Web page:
The Supreme Court on Thursday said that oral evidence had come on record that there was an idol at the “garbh grih” (sanctum sanctorum) believed to be the birthplace of Ram below the central dome of the Babri Masjid even prior to 1949 and that Hindus had prayed to it.
According to the Muslim side, idols were placed inside the central dome for the first time on the night of December 22-23, 1949, by trespassers.
Justice Ashok Bhushan, who is part of the five-judge Constitution bench hearing appeals against the September 30, 2010 judgment of Allahabad High Court, referred to the statement of one Hausila Prasad Tripathi, who said he had seen “one niche-placed idol” and “one photograph” in the sanctum sanctorum when he first visited Ayodhya in 1935 when he was 12-13 years old.
Tripathi said he had gone to Ayodhya first in December 1935 with his uncle Mata Prasad Tripathi and had since been a regular visitor. He stated that pilgrims, after praying at the Chabutra, used to pray to the garbh griha from the “wall with bars” — after the 1855 communal riots, the British had installed railings at the disputed site to demarcate the area into two zones for Hindus and Muslims to pray separately.
Justice Bhushan’s rejoinder came as Senior Advocate Rajeev Dhavan insisted that there was no evidence of Hindus praying to the central dome and it was the Ram Chabutra in the outer courtyard, which they believed was where Ram was born, where the idols were kept and worshipped. “So it may not be correct when you say there is no evidence. How we appreciate it is different,” said Justice Bhushan.
The bench headed by Chief Justice of India Ranjan Gogoi is hearing arguments against the Allahabad High Court verdict dividing the disputed 2.77 acres into three equal portions.
Justice Bhushan also referred to statements of other witnesses who visited the place and spoke about pilgrims praying to the sanctum santorum inside the dome through the iron grill and offering flowers, etc. He cited the testimony of Ram Surat Tiwari, who said he visited the place in 1942 with his brother Ram Keval Tiwari “who was in service of the Raja Saheb Ayodhya”.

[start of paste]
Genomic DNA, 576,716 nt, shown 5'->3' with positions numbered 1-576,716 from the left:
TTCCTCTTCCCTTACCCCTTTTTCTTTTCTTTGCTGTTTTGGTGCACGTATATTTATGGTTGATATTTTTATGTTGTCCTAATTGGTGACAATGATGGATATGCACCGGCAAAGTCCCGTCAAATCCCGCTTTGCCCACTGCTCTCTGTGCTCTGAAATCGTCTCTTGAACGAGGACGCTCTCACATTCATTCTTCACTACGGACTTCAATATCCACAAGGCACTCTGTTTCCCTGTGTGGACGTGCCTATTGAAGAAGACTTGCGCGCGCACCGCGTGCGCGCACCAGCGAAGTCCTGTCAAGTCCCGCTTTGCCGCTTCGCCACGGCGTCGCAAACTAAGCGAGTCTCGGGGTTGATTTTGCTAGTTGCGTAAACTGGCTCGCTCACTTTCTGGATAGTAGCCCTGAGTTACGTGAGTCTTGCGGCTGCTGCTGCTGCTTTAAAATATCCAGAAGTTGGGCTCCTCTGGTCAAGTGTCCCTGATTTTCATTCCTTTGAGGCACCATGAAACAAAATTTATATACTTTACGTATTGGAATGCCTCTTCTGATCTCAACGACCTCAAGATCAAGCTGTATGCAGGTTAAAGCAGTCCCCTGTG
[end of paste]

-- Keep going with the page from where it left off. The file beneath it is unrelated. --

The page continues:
Dhavan countered this saying it was “not plausible evidence”. The senior counsel tried to blow holes in Tripathi’s testimony and said he was stating what his uncle explained to him. Turning to Justice Bhushan, Dhavan remarked, “I note some aggression in your Lordship’s stand.” Senior Advocate C S Vaidyanathan, appearing for Ramlalla, said “it is unfortunate” that such comments were being made.
Justice D Y Chandrachud too intervened, after which Dhavan tendered an apology to the bench and Vaidyanathan.
He then took the court through a cross-examination of witnesses and said their testimonies were an afterthought and could not be considered evidence. The Ramjanmabhoomi question had already become an issue when these witnesses recorded their statements, he added.
On Wednesday, the bench had pointed to the “close proximity” of the ‘Ram Chabutra’ —located in the courtyard of the disputed site — to the railings and wondered whether Hindus, by praying at the railings, were actually praying to something beyond, to their deity whom they believed existed in the central dome of the mosque.
On Thursday, Dhavan said “before 1989, there was no claim by Hindu parties that their prayer in the outer courtyard was to the alleged deity in the central dome”. He submitted that “there was the danger that in cases like this, conjecture or suspicion may take the place of legal proof”.
The Board’s counsel said that Ramjanmabhoomi was a post-1980 phenomenon.